What is DI for and what is its use case, when we have ServiceManager?

They appear to be similar since in configuration files for both zend-di and zend-servicemanager we can set up some options such as aliases and invokables.

I am trying to get a better understanding of what is happening behind the scenes with these components, and documentation did not give me enough info.

Could you please tell me what the difference is and when I should use Di instead of ServiceManager?

  • There is a good discussion about containers in general on php-fig.org/psr/psr-11/meta – Dennis Jul 18 '17 at 14:05
  • modern advice seems to be "do not use DI or SM" yourself, unless they are already part of your framework. Zend uses Factory-based Service Manager (which is essentially a restricted DI Container), where you must take care to not inject any container into any of your own classes, but you can use the container as part of the set up of your application. i.e. in Zend you can use facilities of the framework itself to customize how your dependencies are wired up. Some recent examples are here: docs.zendframework.com/tutorials/getting-started/… – Dennis Jul 18 '17 at 14:11

Zend\DI relies on magic, like reflections, to detect and inject dependencies while service manager uses user provided factories. That is main difference.

Di sort of deprecated in community in favor of SM due to complexity, debugging and performance issues. It supposed to be good for RAD, but you need above average knowledge to use it properly.

On the other hand SM have pretty verbose and explicit wiring, you can open your code year later and easily figure out what is going on.

  • 1
    That is a good answer, I remember using DI early on and I would not go back to using it. – DrBeza Nov 6 '12 at 21:28
  • does it mean that i may refuse to use di and sm will do the work aswell? – user1650441 Nov 7 '12 at 6:44
  • Exactly as Xerkus pointed out. Di-Stuff is pretty much considered depricated, DI-Containers simply have been overly complex. The ServiceManager resolves the same core-problem in a so much more user-friendly way. – Sam Nov 7 '12 at 6:54
  • @user1650441 generally service manager is recommended. Zend\Di is good but I have no tasks where i can benefit from it, may be if i will need to do prototyping of something complex. – Xerkus Nov 7 '12 at 9:43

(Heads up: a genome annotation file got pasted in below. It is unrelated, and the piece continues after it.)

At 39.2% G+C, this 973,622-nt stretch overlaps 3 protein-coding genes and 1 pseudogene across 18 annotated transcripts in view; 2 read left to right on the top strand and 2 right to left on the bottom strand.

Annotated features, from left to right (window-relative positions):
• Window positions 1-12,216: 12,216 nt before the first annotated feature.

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    Xerkus, I would slightly update your answer for future reads. Di is not magic and pure reflection. Zend\Di is a powerful component but quite complex as well. You can tune Di to make it as fast as the service manager, but you need to compile your definitions into something that looks like service manager factories. Di is pluggable where at this moment reflection is the only "reader" of the definitions. There were other "readers" planned, but due to the complexity, a service manager component was written along. This was so much more in favour that the complete code base switched to the SM. – Jurian Sluiman Nov 7 '12 at 15:16

Zend\Di takes care of wiring your classes together, whereas with Zend\ServiceManager you have to wire things manually and write a factory closure for every class you want to instantiate.

Zend\ServiceManager is much faster since it does not rely on the slow Reflection API. On the other hand, writing closures for large applications with hundreds of classes becomes very tedious. Keeping your closures up-to-date will get trickier as your application grows.

To address this problem, I have written a Zend Framework 2 module called ZendDiCompiler. It relies on Zend\Di to scan your code and auto-generates factory code to instantiate your classes. You get the best of both components: the power of Zend\Di and the performance of Zend\ServiceManager.

I have put quite a bit of work into the documentation of ZendDiCompiler and some easy and more advanced usage examples are provided, too.

Basically the difference is as follows:

  • Zend\ZerviceManager = Factory driven IoC Container
  • Zend\Di = Autowiring IoC implementation

Zend\Di was Refactored for Version 3. Its behaviour now more solid and predictable than v2 and it is designed to integrate seamlessly into zend-servicemanager to provide auto-wiring capabilities (no more odd magic). Since it uses PHP's reflection api to resolve dependencies it is slower than a factory driven approach. Therefore version 3 comes with an AoT compiler to create a pre-resolved Injector that omits the use of Reflection. An additional benefit: The generated factories can also be used with Zend\ServiceManager directly.

There is a guide for using AoT with both components: https://zendframework.github.io/zend-di/cookbook/aot-guide/

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